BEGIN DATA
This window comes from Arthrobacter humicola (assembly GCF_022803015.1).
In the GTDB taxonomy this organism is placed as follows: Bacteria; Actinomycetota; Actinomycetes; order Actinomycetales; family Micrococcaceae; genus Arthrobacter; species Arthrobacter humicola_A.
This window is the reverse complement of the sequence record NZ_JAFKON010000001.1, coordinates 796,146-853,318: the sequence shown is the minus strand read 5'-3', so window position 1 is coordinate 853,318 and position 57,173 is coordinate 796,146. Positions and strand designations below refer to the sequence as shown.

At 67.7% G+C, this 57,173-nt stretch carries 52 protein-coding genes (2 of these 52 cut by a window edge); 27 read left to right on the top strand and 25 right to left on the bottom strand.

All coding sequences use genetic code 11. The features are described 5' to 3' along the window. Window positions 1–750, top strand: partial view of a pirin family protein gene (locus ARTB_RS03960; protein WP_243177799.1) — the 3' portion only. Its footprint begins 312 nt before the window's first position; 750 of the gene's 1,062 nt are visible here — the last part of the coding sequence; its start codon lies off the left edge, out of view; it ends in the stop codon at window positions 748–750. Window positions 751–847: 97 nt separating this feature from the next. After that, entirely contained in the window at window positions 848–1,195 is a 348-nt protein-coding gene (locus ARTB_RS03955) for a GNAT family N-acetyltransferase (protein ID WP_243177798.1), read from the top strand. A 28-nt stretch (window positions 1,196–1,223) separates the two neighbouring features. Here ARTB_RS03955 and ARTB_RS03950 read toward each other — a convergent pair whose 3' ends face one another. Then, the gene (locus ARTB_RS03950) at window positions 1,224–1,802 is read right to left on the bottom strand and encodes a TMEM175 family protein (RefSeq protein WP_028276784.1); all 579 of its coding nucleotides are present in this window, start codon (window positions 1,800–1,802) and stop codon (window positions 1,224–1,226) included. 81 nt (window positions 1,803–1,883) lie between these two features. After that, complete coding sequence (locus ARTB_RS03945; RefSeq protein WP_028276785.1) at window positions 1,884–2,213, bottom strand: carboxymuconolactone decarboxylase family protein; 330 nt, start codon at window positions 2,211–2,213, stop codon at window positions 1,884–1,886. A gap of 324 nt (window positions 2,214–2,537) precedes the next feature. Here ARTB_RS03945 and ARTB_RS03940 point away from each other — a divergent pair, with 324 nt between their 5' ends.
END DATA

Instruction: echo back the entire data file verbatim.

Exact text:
This window comes from Arthrobacter humicola (assembly GCF_022803015.1).
In the GTDB taxonomy this organism is placed as follows: Bacteria; Actinomycetota; Actinomycetes; order Actinomycetales; family Micrococcaceae; genus Arthrobacter; species Arthrobacter humicola_A.
This window is the reverse complement of the sequence record NZ_JAFKON010000001.1, coordinates 796,146-853,318: the sequence shown is the minus strand read 5'-3', so window position 1 is coordinate 853,318 and position 57,173 is coordinate 796,146. Positions and strand designations below refer to the sequence as shown.

At 67.7% G+C, this 57,173-nt stretch carries 52 protein-coding genes (2 of these 52 cut by a window edge); 27 read left to right on the top strand and 25 right to left on the bottom strand.

All coding sequences use genetic code 11. The features are described 5' to 3' along the window. Window positions 1–750, top strand: partial view of a pirin family protein gene (locus ARTB_RS03960; protein WP_243177799.1) — the 3' portion only. Its footprint begins 312 nt before the window's first position; 750 of the gene's 1,062 nt are visible here — the last part of the coding sequence; its start codon lies off the left edge, out of view; it ends in the stop codon at window positions 748–750. Window positions 751–847: 97 nt separating this feature from the next. After that, entirely contained in the window at window positions 848–1,195 is a 348-nt protein-coding gene (locus ARTB_RS03955) for a GNAT family N-acetyltransferase (protein ID WP_243177798.1), read from the top strand. A 28-nt stretch (window positions 1,196–1,223) separates the two neighbouring features. Here ARTB_RS03955 and ARTB_RS03950 read toward each other — a convergent pair whose 3' ends face one another. Then, the gene (locus ARTB_RS03950) at window positions 1,224–1,802 is read right to left on the bottom strand and encodes a TMEM175 family protein (RefSeq protein WP_028276784.1); all 579 of its coding nucleotides are present in this window, start codon (window positions 1,800–1,802) and stop codon (window positions 1,224–1,226) included. 81 nt (window positions 1,803–1,883) lie between these two features. After that, complete coding sequence (locus ARTB_RS03945; RefSeq protein WP_028276785.1) at window positions 1,884–2,213, bottom strand: carboxymuconolactone decarboxylase family protein; 330 nt, start codon at window positions 2,211–2,213, stop codon at window positions 1,884–1,886. A gap of 324 nt (window positions 2,214–2,537) precedes the next feature. Here ARTB_RS03945 and ARTB_RS03940 point away from each other — a divergent pair, with 324 nt between their 5' ends.